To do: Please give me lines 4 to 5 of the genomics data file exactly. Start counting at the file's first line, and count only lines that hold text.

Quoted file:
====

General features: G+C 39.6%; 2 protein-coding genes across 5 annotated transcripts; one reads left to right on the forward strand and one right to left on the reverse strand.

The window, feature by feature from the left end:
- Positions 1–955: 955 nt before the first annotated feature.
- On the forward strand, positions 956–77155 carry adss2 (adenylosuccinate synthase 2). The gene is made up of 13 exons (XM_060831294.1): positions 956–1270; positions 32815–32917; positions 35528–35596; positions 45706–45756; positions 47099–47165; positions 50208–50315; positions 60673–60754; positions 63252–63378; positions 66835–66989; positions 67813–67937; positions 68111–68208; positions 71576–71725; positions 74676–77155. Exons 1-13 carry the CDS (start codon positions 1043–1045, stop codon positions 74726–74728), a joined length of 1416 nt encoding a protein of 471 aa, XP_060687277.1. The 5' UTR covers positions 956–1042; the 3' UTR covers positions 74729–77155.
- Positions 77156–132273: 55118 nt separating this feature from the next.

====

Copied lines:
- On the forward strand, positions 956–77155 carry adss2 (adenylosuccinate synthase 2). The gene is made up of 13 exons (XM_060831294.1): positions 956–1270; positions 32815–32917; positions 35528–35596; positions 45706–45756; positions 47099–47165; positions 50208–50315; positions 60673–60754; positions 63252–63378; positions 66835–66989; positions 67813–67937; positions 68111–68208; positions 71576–71725; positions 74676–77155. Exons 1-13 carry the CDS (start codon positions 1043–1045, stop codon positions 74726–74728), a joined length of 1416 nt encoding a protein of 471 aa, XP_060687277.1. The 5' UTR covers positions 956–1042; the 3' UTR covers positions 74729–77155.
- Positions 77156–132273: 55118 nt separating this feature from the next.